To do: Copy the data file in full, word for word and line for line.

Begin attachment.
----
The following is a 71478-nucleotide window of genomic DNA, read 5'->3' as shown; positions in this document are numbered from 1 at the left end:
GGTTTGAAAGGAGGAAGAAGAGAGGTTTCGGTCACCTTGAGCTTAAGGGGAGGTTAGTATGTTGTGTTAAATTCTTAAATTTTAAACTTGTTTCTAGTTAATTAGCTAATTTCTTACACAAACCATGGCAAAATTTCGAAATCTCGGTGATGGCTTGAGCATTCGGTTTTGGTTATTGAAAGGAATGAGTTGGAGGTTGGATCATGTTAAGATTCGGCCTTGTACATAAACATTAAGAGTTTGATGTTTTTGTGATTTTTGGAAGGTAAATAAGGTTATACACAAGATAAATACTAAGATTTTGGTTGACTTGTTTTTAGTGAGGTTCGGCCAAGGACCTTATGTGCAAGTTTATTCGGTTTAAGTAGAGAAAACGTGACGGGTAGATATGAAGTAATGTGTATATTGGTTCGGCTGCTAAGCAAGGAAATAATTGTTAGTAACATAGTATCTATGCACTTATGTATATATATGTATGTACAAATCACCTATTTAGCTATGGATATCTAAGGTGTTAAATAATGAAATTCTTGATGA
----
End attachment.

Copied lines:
The following is a 71478-nucleotide window of genomic DNA, read 5'->3' as shown; positions in this document are numbered from 1 at the left end:
GGTTTGAAAGGAGGAAGAAGAGAGGTTTCGGTCACCTTGAGCTTAAGGGGAGGTTAGTATGTTGTGTTAAATTCTTAAATTTTAAACTTGTTTCTAGTTAATTAGCTAATTTCTTACACAAACCATGGCAAAATTTCGAAATCTCGGTGATGGCTTGAGCATTCGGTTTTGGTTATTGAAAGGAATGAGTTGGAGGTTGGATCATGTTAAGATTCGGCCTTGTACATAAACATTAAGAGTTTGATGTTTTTGTGATTTTTGGAAGGTAAATAAGGTTATACACAAGATAAATACTAAGATTTTGGTTGACTTGTTTTTAGTGAGGTTCGGCCAAGGACCTTATGTGCAAGTTTATTCGGTTTAAGTAGAGAAAACGTGACGGGTAGATATGAAGTAATGTGTATATTGGTTCGGCTGCTAAGCAAGGAAATAATTGTTAGTAACATAGTATCTATGCACTTATGTATATATATGTATGTACAAATCACCTATTTAGCTATGGATATCTAAGGTGTTAAATAATGAAATTCTTGATGA